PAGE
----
The Minto Pyramid Principle: A Proven Framework for Crystal Clear Writing

Andy Cook
May 14, 2022
The Minto Pyramid Principle: A Proven Framework for Crystal Clear Writing

With 79% of online readers strictly skimming their content today, we can safely assume that people crave writing that gets to the point and gets to it early.

Whether it’s an article or a knowledge sharing post, people want to consume it as fast as possible. As a result, if your content can’t cut to the chase, your readers will likely bounce to the next article that will. In fact, according to research from Nielsen, websites only have 10-20 seconds to grab a user’s attention.

However, there is a silver lining that you can pluck from that unfavorable statistic. Namely, communicating a key takeaway right away can potentially hold your audience’s attention for the entire duration of your article.

This still begs the question, though — how do you get to the point, and how do you do it in an engaging way? We recommend following the Minto Pyramid Principle.

What Is the Minto Pyramid principle?

Coined by Barbara Minto, a former McKinsey consultant, the Minto Pyramid Principle is a writing framework that suggests structuring information in a pyramid format. At the top, you start with the most important takeaway. Then, from there, you support your conclusion with layers of evidence that flow in a logical order.

Structuring your information like this allows you to instantly convey the takeaway that your readers are looking for and then prove its value throughout the rest of the article.

How to Follow the Minto Pyramid Principle

1. At the article level

Just like a pyramid, your article’s premise, which should be stated in the introduction, will sit at the very top of your article. Then, each of your “whats,” or key points, will branch out from your premise. Next, the “why,” or your supporting evidence for your takeaways, will branch out from each point. Finally, the “how,” or tactical, practical advice for executing the main takeaway, will branch out from each “why.”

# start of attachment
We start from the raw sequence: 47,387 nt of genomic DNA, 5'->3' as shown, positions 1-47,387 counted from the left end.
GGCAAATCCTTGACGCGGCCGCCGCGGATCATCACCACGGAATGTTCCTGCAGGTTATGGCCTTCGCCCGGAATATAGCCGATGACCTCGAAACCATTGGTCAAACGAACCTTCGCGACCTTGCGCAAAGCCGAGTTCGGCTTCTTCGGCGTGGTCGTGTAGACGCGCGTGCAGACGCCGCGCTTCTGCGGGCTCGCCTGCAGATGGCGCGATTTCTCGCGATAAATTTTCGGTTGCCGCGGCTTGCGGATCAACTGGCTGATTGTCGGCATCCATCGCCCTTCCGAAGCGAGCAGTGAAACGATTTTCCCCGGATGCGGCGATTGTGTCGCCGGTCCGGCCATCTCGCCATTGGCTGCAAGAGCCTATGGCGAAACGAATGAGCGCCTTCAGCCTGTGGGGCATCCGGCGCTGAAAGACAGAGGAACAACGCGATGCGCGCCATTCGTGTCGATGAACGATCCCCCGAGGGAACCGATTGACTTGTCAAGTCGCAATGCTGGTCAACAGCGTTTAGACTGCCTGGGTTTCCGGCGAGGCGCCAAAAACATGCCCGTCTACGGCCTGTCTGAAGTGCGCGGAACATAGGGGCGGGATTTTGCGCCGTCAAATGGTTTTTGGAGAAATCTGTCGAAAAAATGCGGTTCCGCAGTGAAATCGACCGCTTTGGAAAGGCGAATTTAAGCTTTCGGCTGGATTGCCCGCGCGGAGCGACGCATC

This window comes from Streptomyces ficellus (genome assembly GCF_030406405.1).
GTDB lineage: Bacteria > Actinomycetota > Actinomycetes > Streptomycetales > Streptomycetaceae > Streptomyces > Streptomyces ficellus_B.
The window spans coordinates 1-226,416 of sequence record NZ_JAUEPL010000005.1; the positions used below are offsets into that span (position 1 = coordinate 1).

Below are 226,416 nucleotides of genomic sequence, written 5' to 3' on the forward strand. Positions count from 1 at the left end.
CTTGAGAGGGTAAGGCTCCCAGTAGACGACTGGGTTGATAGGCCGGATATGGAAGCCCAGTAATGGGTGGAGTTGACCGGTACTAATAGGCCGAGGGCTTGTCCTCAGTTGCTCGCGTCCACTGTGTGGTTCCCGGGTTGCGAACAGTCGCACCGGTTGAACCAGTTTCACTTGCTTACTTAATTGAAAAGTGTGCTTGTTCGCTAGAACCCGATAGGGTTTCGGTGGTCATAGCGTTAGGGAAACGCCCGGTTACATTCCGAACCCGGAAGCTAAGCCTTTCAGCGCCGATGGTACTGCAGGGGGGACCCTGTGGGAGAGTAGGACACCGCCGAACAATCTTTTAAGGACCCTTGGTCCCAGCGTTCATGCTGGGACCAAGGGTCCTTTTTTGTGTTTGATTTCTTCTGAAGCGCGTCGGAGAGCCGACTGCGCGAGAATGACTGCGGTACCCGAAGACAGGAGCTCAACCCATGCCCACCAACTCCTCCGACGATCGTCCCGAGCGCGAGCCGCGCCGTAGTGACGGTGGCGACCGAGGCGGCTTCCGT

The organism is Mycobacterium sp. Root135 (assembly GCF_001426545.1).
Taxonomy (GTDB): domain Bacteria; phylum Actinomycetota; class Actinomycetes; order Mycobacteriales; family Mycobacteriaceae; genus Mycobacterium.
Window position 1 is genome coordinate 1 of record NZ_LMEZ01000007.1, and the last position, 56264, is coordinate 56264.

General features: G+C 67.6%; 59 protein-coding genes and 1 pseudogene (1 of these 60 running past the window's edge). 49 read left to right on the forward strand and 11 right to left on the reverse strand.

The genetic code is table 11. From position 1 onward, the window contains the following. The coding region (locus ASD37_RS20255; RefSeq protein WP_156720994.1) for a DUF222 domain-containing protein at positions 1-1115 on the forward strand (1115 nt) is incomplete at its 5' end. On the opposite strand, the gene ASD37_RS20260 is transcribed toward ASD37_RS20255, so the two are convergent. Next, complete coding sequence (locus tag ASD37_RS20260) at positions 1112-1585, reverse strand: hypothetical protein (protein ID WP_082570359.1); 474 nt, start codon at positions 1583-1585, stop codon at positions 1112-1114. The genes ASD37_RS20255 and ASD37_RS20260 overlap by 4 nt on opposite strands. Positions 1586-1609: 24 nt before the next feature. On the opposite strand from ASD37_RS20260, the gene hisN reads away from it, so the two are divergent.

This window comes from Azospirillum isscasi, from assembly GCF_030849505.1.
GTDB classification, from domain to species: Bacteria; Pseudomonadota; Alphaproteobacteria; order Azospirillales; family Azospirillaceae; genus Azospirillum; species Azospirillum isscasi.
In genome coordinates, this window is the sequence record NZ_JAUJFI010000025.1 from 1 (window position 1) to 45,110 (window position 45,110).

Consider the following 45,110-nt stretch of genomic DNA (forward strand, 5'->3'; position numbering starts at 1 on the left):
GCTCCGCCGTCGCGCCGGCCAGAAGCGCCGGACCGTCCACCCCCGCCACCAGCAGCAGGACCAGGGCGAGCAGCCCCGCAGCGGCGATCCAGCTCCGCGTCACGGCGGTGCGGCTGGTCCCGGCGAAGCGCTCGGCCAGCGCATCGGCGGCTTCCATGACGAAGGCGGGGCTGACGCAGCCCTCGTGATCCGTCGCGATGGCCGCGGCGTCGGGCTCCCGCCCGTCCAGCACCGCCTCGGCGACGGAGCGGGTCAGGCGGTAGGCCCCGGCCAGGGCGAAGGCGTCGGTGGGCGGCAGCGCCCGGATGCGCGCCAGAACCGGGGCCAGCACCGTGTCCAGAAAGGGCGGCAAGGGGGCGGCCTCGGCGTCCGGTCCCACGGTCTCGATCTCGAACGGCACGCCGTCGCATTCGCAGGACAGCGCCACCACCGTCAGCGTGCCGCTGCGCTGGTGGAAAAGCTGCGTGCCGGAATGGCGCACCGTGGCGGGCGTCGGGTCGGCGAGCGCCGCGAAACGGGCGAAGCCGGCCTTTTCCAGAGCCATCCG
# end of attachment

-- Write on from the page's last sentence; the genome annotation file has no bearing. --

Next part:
To crystalize your understanding of the Minto Pyramid Principle at the article level, we’ll flesh out the structure of our article 5 Ways Managers Can Solve the “Too Many Meetings” Problem in the diagram below.

minto pyramid principle diagram

Premise: How Managers Can Solve the “Too Many Meetings” Problem

Takeaway 1: Run Asynchronous Meetings

  • Evidence: Team can contribute to the discussion on their own time
  • Advice: Decide on a day that everyone can “meet”; Create a page in internal wiki for each meeting

Takeaway 2: Report Metrics in Your Wiki Instead of in a Meeting

  • Evidence: Metric reporting meetings rehash information that everyone can read on their own
  • Advice: Ask your team to discuss how they ‘d act on the data at hand; Use your wiki page’s comments to hold that discussion

Takeaway 3: Share Background Information in Your Wiki to Shorten Meetings

  • Evidence: Allows your attendees to prepare for the meeting beforehand and cover more important items on your agenda
  • Advice: Share any background information about your meeting in a wiki doc; Link the background information doc in your meeting agenda

Takeaway 4: Pitch New Projects Through Forms, Not During Meetings

  • Evidence: Gets rid of the need to meet about new ideas
  • Advice: Create a page on your wiki that your team can submit tickets through; Forms should include fields that ask them the what, why, and how behind their project

Takeaway 5: Teach Your Team How to Protect Their Time in Your Wiki

  • Evidence: Your team will have a resource that they can always reference to help manage their time
  • Advice: Teach your team how to determine whether a meeting request is worth accepting; Update your wiki posts as you gain more knowledge about protecting your own time